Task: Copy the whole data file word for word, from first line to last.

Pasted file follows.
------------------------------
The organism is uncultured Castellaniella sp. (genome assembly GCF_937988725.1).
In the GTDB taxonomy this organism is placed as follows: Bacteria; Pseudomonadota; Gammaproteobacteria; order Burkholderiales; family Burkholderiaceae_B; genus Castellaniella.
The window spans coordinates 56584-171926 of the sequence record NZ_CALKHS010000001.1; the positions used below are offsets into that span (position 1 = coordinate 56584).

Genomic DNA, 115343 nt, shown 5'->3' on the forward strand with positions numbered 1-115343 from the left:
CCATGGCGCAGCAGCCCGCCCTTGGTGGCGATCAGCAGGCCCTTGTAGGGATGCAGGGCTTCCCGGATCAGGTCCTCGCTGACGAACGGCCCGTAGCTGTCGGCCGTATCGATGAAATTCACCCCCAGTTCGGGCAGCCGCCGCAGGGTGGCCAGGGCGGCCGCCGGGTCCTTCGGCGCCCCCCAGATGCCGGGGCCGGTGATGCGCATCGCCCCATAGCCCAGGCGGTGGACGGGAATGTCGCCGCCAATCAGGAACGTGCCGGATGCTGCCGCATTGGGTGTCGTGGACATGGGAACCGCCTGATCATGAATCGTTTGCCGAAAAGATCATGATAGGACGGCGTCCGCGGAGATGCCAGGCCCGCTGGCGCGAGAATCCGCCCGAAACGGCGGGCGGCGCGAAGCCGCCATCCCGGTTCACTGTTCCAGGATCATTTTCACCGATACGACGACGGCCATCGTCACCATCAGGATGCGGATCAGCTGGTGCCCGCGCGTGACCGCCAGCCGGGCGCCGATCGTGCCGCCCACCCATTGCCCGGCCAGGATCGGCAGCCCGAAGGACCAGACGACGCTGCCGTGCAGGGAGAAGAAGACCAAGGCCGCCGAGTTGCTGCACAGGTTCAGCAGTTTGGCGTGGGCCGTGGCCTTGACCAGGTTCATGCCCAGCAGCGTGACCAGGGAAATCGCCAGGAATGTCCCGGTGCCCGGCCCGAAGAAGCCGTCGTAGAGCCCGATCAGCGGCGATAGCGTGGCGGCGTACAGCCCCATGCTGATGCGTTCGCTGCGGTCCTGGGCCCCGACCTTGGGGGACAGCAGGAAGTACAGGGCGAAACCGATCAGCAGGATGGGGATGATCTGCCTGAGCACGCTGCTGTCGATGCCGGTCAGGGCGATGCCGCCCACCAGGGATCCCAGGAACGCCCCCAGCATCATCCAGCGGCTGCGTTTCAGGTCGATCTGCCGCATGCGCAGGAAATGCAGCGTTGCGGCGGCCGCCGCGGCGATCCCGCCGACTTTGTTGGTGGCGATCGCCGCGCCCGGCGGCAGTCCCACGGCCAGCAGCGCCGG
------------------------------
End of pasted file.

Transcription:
The organism is uncultured Castellaniella sp. (genome assembly GCF_937988725.1).
In the GTDB taxonomy this organism is placed as follows: Bacteria; Pseudomonadota; Gammaproteobacteria; order Burkholderiales; family Burkholderiaceae_B; genus Castellaniella.
The window spans coordinates 56584-171926 of the sequence record NZ_CALKHS010000001.1; the positions used below are offsets into that span (position 1 = coordinate 56584).

Genomic DNA, 115343 nt, shown 5'->3' on the forward strand with positions numbered 1-115343 from the left:
CCATGGCGCAGCAGCCCGCCCTTGGTGGCGATCAGCAGGCCCTTGTAGGGATGCAGGGCTTCCCGGATCAGGTCCTCGCTGACGAACGGCCCGTAGCTGTCGGCCGTATCGATGAAATTCACCCCCAGTTCGGGCAGCCGCCGCAGGGTGGCCAGGGCGGCCGCCGGGTCCTTCGGCGCCCCCCAGATGCCGGGGCCGGTGATGCGCATCGCCCCATAGCCCAGGCGGTGGACGGGAATGTCGCCGCCAATCAGGAACGTGCCGGATGCTGCCGCATTGGGTGTCGTGGACATGGGAACCGCCTGATCATGAATCGTTTGCCGAAAAGATCATGATAGGACGGCGTCCGCGGAGATGCCAGGCCCGCTGGCGCGAGAATCCGCCCGAAACGGCGGGCGGCGCGAAGCCGCCATCCCGGTTCACTGTTCCAGGATCATTTTCACCGATACGACGACGGCCATCGTCACCATCAGGATGCGGATCAGCTGGTGCCCGCGCGTGACCGCCAGCCGGGCGCCGATCGTGCCGCCCACCCATTGCCCGGCCAGGATCGGCAGCCCGAAGGACCAGACGACGCTGCCGTGCAGGGAGAAGAAGACCAAGGCCGCCGAGTTGCTGCACAGGTTCAGCAGTTTGGCGTGGGCCGTGGCCTTGACCAGGTTCATGCCCAGCAGCGTGACCAGGGAAATCGCCAGGAATGTCCCGGTGCCCGGCCCGAAGAAGCCGTCGTAGAGCCCGATCAGCGGCGATAGCGTGGCGGCGTACAGCCCCATGCTGATGCGTTCGCTGCGGTCCTGGGCCCCGACCTTGGGGGACAGCAGGAAGTACAGGGCGAAACCGATCAGCAGGATGGGGATGATCTGCCTGAGCACGCTGCTGTCGATGCCGGTCAGGGCGATGCCGCCCACCAGGGATCCCAGGAACGCCCCCAGCATCATCCAGCGGCTGCGTTTCAGGTCGATCTGCCGCATGCGCAGGAAATGCAGCGTTGCGGCGGCCGCCGCGGCGATCCCGCCGACTTTGTTGGTGGCGATCGCCGCGCCCGGCGGCAGTCCCACGGCCAGCAGCGCCGG